Located in an agricultural complex at the edge of the city of Hamburg, the ancient farmhouse has been transformed into a 3-floor home without modifying the existing volume or the characteristics of the exterior by working within the dichotomy between the historic traditional envelope and the new interior spatiality.
The tripartition of the ground floor, which used to be the stable, was maintained, with a “central nave” defined by the wooden bearing structure, resulting in a large central living room, a study area, a kitchen and a dining area. Partial-height partitions in masonry block define the spaces visually without closing them off. From a 2-meter height the wood structure is left exposed, allowing the space to be perceived as a single large one. The upper floor was rebuilt with a new wooden bearing structure. The volume under the typical vertical thatched roof hosts a new large double height gallery which became the cozy central location to spend family time. More reserved is the balcony on the upper floor where a large window frames the beautiful view of the prairie.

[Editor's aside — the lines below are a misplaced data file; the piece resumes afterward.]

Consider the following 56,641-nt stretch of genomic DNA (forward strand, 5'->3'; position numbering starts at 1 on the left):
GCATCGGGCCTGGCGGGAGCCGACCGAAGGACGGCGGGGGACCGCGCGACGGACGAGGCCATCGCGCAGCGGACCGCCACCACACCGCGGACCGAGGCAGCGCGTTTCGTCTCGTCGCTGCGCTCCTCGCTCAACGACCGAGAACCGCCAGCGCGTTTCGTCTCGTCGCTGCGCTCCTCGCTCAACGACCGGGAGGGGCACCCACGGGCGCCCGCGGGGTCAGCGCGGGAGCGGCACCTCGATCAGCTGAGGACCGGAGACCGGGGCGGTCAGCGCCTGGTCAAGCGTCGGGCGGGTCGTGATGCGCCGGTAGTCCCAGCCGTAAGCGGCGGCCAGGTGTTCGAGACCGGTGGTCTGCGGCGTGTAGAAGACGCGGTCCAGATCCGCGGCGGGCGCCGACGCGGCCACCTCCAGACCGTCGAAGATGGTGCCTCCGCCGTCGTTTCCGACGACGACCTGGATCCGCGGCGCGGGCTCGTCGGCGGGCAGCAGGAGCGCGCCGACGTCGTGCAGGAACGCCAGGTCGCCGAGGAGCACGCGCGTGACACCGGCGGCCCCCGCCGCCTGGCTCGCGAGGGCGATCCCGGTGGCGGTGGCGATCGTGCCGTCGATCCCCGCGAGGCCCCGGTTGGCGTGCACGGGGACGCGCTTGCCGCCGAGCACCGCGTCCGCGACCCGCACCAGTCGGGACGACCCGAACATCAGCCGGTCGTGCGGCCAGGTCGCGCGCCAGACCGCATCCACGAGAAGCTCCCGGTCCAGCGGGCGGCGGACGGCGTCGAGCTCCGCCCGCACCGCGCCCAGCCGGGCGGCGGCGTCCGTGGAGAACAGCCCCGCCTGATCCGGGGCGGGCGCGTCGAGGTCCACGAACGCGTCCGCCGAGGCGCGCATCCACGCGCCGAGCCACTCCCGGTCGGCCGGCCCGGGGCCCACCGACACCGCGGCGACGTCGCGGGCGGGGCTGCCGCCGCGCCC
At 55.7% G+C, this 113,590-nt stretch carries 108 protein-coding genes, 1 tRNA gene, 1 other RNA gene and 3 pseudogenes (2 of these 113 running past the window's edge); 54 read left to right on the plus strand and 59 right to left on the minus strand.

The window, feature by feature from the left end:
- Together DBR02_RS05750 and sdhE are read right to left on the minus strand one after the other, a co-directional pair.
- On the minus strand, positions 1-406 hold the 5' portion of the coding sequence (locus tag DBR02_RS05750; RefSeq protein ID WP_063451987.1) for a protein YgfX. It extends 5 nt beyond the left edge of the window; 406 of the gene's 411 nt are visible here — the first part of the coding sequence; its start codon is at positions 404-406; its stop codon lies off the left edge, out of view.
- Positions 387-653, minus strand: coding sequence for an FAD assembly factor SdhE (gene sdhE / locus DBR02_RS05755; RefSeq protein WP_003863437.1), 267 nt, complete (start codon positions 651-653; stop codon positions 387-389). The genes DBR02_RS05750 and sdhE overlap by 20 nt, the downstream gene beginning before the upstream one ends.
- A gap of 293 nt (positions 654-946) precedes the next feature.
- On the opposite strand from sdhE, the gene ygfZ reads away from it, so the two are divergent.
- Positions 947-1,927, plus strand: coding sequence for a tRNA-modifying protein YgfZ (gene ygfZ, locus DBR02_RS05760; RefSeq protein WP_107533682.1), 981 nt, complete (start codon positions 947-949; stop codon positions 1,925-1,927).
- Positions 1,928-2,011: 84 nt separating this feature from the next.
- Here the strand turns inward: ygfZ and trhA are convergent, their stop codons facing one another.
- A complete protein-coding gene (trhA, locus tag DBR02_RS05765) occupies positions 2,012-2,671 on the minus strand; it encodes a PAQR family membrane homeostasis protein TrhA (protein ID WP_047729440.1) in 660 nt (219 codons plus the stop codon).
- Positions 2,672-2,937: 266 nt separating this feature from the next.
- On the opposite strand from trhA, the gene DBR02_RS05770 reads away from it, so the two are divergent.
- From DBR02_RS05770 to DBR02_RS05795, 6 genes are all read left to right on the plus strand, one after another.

Along with the new radiant floor and wall panels heating, the new masonry walls and the large fireplace located in the center of the living room, act as heat accumulators, contribute to increase environmental comfort while reducing energy consumption.
Location: Hamburg – Germany
Site area: 2.800 sqm
Total floor area: 400 sqm
Photographer: Teresa Benz